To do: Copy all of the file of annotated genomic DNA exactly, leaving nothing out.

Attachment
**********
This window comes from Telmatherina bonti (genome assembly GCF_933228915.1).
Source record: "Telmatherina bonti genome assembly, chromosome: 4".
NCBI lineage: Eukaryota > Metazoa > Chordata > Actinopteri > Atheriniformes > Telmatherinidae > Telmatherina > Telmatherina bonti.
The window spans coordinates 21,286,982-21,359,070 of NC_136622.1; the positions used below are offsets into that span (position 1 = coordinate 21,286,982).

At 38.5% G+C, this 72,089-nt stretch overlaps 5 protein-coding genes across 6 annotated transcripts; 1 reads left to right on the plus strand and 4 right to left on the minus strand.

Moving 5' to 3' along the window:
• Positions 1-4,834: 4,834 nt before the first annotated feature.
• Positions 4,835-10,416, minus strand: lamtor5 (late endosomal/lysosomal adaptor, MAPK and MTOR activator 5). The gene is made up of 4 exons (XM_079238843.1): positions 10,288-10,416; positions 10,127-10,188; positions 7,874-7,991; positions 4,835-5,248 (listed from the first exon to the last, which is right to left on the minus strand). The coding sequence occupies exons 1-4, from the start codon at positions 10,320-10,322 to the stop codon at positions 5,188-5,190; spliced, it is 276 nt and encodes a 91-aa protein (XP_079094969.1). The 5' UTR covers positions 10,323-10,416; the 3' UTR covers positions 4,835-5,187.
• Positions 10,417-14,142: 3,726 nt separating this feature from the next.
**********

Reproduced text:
This window comes from Telmatherina bonti (genome assembly GCF_933228915.1).
Source record: "Telmatherina bonti genome assembly, chromosome: 4".
NCBI lineage: Eukaryota > Metazoa > Chordata > Actinopteri > Atheriniformes > Telmatherinidae > Telmatherina > Telmatherina bonti.
The window spans coordinates 21,286,982-21,359,070 of NC_136622.1; the positions used below are offsets into that span (position 1 = coordinate 21,286,982).

At 38.5% G+C, this 72,089-nt stretch overlaps 5 protein-coding genes across 6 annotated transcripts; 1 reads left to right on the plus strand and 4 right to left on the minus strand.

Moving 5' to 3' along the window:
• Positions 1-4,834: 4,834 nt before the first annotated feature.
• Positions 4,835-10,416, minus strand: lamtor5 (late endosomal/lysosomal adaptor, MAPK and MTOR activator 5). The gene is made up of 4 exons (XM_079238843.1): positions 10,288-10,416; positions 10,127-10,188; positions 7,874-7,991; positions 4,835-5,248 (listed from the first exon to the last, which is right to left on the minus strand). The coding sequence occupies exons 1-4, from the start codon at positions 10,320-10,322 to the stop codon at positions 5,188-5,190; spliced, it is 276 nt and encodes a 91-aa protein (XP_079094969.1). The 5' UTR covers positions 10,323-10,416; the 3' UTR covers positions 4,835-5,187.
• Positions 10,417-14,142: 3,726 nt separating this feature from the next.